An example of the use of got is in the sentence, "He got a new bicycle yesterday," which means that he bought a new bicycle yesterday.
- simple past tense of get
- We got the last bus home.
- (UK, New Zealand) past participle of get
- By that time we'd got very cold.
- I've got two children.
- How many children have you got?
- Expressing obligation.
- I can't go out tonight, I've got to study for my exams.
- (Southern US, with to) must; have (to).
- I got to go study.
- (Southern US, UK, slang) have
- They got a new car.
- He got a lot of nerve.
- (past participle of get): The second sentence literally means "At some time in the past I got (obtained) two children", but in "have got" constructions like this, where "got" is used in the sense of "obtained", the sense of obtaining is lost, becoming merely one of possessing, and the sentence is in effect just a more colloquial way of saying "I have two children". Similarly, the third sentence is just a more colloquial way of saying "How many children do you have?"
- (past participle of get): The American and archaic British usage of the verb conjugates as get-got-gotten or as get-got-got depending on the meaning (see Usage Notes on "get" for details), whereas the modern British usage of the verb has lost this distinction and conjugates as get-got-got in all cases.
- (expressing obligation): "Got" is a filler word here with no obvious grammatical or semantic function. "I have to study for my exams" has the same meaning. It is often stressed in speech: "You've just got to see this."
- -gov- is the coordinate term and has the same alternative form
- -mab is the base suffix common to all monoclonal antibodies. (See that entry for full paradigm.)
Variant of get
transitive verbgot, gotten or got, getting
- to come into the state of having; become the owner or receiver of; receive, win, gain, obtain, acquire, etc.
- to reach; arrive at: to get home early
- to set up communication with, as by radio or telephone: to get Paris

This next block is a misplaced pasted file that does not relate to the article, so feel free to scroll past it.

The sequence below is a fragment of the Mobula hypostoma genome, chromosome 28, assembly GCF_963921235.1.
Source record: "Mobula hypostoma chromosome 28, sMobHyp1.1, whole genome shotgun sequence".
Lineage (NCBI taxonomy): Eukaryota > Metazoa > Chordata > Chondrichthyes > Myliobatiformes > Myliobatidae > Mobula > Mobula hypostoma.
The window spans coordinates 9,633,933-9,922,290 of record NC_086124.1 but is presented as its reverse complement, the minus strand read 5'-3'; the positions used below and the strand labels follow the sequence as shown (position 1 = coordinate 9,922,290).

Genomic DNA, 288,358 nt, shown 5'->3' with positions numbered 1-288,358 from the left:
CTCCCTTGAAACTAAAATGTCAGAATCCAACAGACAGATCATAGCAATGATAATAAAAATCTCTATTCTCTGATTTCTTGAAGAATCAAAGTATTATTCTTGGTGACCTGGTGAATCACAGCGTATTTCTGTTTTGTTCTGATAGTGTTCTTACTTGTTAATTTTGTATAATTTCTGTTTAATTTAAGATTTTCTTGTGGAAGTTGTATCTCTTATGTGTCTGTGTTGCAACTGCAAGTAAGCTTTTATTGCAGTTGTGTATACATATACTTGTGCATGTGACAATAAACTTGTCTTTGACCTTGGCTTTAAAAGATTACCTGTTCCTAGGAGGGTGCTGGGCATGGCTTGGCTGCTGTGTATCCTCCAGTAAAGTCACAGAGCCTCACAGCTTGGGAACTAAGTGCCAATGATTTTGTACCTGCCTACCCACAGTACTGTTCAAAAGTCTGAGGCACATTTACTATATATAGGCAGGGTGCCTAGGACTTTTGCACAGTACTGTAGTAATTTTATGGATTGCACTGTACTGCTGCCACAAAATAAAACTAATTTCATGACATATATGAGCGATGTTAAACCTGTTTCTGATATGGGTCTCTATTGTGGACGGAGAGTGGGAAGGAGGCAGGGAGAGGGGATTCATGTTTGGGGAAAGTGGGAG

- to go and bring
- to bring: go get your books
- to catch; capture; gain hold of
- to become afflicted with (a disease)
- to learn; commit to memory
- to discover to be as the result of experiment or calculation: add 2 and 2 to get 4
- to influence or persuade (a person) to do something: get him to leave
- to cause to act in a certain way: get the door to shut properly
- to cause to be: to get one's hands dirty
- to cause to arrive at: get the copy to the printer
- to take (oneself) away: often used absolutely
- to be sentenced to: to get ten years for robbery
- to prepare: to get lunch
- beget: said of animals
- to manage or contrive: to get to do something
- Informal to be obliged to; feel a necessity to: with have or has: he's got to pass the test
- Informal to own; possess: with have or has: he's got red hair
- Informal to be or become the master of; esp.,
- to overpower; have complete control of: his illness finally got him
- to puzzle; baffle: this problem gets me
- to take into custody, wound, or kill
- ☆ Baseball to put (an opponent) out, as by catching a batted ball
- Informal to strike; hit: the blow got him in the eye
- Informal to catch the meaning or import of; understand
- Slang to cause an emotional response in; irritate, please, thrill, etc.: her singing gets me
- ☆ Slang to notice or observe: get the look on his face